Europe's Rising Demand For Gas Provides Gains For Australian LNG Exporters

Europe's Rising Demand For Gas Provides Gains For Australian LNG Exporters
LNG gas storage tanks are shown at the Woodside operated North West Shelf Gas Venture in the north of Western Australia, on June 17, 2008. (Greg Wood/AFP via Getty Images)
Alfred Bui

Australian gas exporters are expected to benefit from high gas prices caused by the intensifying war in Ukraine and a drop in Russia's gas exports to Europe following the recent destruction of the Nord Stream pipelines.

Multinational investment bank UBS has raised its forecast for the prices of Australian liquefied natural gas (LNG) in the Asian market by 40 percent and 50 percent for the European market.

UBS analyst Tom Allen said Europe could lose seven billion cubic metres of gas supply by March 2023 due to the shutdown of the pipeline to Germany and an interruption of Russian gas supply via Ukraine.

The bank said Europe had substantially increased its LNG imports to make up for the lost gas supply.

This could be a boon for Australian gas companies as the country is one of the world's top LNG exporters.

Many important LNG projects are located in Western Australia and its offshore waters, such as the North West Shelf, Pluto, Gorgon, Wheatstone, and Prelude. At the same time, the country's eastern coast is also a major player in the gas market.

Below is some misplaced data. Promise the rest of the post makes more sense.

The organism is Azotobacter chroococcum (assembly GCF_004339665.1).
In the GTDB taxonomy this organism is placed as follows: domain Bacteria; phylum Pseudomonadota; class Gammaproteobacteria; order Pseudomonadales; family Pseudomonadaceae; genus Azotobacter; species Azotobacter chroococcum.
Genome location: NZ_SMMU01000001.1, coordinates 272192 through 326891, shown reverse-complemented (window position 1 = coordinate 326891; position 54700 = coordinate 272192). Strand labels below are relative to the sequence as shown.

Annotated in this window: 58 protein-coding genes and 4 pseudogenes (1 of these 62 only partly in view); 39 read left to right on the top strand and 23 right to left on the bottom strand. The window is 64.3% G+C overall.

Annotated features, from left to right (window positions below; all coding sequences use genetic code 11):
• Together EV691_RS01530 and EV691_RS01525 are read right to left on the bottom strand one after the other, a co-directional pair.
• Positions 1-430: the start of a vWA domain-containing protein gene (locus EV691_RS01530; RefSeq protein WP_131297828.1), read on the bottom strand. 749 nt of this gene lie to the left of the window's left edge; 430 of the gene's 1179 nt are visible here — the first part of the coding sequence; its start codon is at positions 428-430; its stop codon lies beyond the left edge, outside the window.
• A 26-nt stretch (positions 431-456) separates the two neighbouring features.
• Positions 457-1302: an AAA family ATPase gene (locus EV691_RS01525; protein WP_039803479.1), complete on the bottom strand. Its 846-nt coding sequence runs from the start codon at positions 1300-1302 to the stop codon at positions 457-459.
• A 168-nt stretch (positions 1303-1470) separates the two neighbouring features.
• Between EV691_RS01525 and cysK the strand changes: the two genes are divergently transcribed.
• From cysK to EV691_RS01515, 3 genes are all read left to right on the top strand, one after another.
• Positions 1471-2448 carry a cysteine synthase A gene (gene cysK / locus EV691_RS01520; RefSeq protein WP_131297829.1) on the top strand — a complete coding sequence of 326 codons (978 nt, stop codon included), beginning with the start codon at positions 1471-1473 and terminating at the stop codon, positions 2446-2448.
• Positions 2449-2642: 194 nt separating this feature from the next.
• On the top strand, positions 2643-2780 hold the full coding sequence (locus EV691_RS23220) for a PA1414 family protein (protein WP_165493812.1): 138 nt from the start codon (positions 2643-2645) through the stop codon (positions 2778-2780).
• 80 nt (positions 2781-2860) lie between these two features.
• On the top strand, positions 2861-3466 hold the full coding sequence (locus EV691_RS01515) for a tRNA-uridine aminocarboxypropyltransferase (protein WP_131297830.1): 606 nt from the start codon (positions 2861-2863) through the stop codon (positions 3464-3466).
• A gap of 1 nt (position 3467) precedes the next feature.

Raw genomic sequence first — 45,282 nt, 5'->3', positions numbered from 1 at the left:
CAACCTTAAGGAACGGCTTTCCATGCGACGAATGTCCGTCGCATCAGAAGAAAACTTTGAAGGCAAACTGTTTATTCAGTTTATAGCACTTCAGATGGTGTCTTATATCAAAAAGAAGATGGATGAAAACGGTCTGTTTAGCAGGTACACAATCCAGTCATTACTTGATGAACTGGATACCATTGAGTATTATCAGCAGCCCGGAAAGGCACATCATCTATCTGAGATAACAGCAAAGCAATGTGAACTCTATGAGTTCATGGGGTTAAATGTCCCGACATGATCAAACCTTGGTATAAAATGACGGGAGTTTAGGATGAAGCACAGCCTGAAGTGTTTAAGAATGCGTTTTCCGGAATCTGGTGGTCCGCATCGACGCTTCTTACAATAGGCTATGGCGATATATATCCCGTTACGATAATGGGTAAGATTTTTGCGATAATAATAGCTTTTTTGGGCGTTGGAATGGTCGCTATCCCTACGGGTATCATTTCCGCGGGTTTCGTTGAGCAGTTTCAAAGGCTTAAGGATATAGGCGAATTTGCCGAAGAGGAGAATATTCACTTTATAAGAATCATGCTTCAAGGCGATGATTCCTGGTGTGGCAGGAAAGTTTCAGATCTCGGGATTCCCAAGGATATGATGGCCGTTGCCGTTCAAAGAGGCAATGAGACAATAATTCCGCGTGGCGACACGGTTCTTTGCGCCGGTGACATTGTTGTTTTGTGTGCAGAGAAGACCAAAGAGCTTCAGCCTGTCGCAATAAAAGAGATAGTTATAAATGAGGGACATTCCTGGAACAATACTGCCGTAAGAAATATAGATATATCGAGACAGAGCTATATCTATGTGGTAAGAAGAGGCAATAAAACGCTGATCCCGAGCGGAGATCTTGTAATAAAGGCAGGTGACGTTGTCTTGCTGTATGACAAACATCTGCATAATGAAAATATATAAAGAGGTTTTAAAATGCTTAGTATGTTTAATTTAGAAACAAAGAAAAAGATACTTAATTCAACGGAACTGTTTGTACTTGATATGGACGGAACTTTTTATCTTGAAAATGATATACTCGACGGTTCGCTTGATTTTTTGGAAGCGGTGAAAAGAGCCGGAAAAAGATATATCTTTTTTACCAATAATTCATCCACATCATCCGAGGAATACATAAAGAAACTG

"We expect gas markets to remain tight until prices normalise in 2026 when the next wave of LNG projects come online," Allen said in a note to clients.

New Gas Hub to Be Built in the Europe

Meanwhile, Dutch gas grid operator Gasunie has signed deals with relevant parties to build a new LNG terminal in Brunsbuettel to increase gas imports and reduce Europe's dependence on Russia.
In September, Australia's largest independent oil and gas company Woodside signed a 16-year supply agreement with Germany's industrial giant Uniper to supply up to 12 cargoes (equivalent to one billion cubic metres) of LNG per year.
As the energy crisis is impacting the continent, European households are forced to cut down on energy consumption due to power shortages and price hikes.

Many countries, including France, are calling on their citizens to reduce energy use to avoid energy rationing and cuts during the winter.

While there had been a significant increase in coal prices, gas still remained more expensive, which USB said could prompt some countries to rely more on coal for power generation.

"This supports further gas-to-coal switching in the power sector, particularly in the coal-dependent countries," the bank said.

"We expect the situation to persist for upcoming years due to the extremely tight gas market."

Alfred Bui is an Australian reporter based in Melbourne and focuses on local and business news. He is a former small business owner and has two master’s degrees in business and business law. Contact him at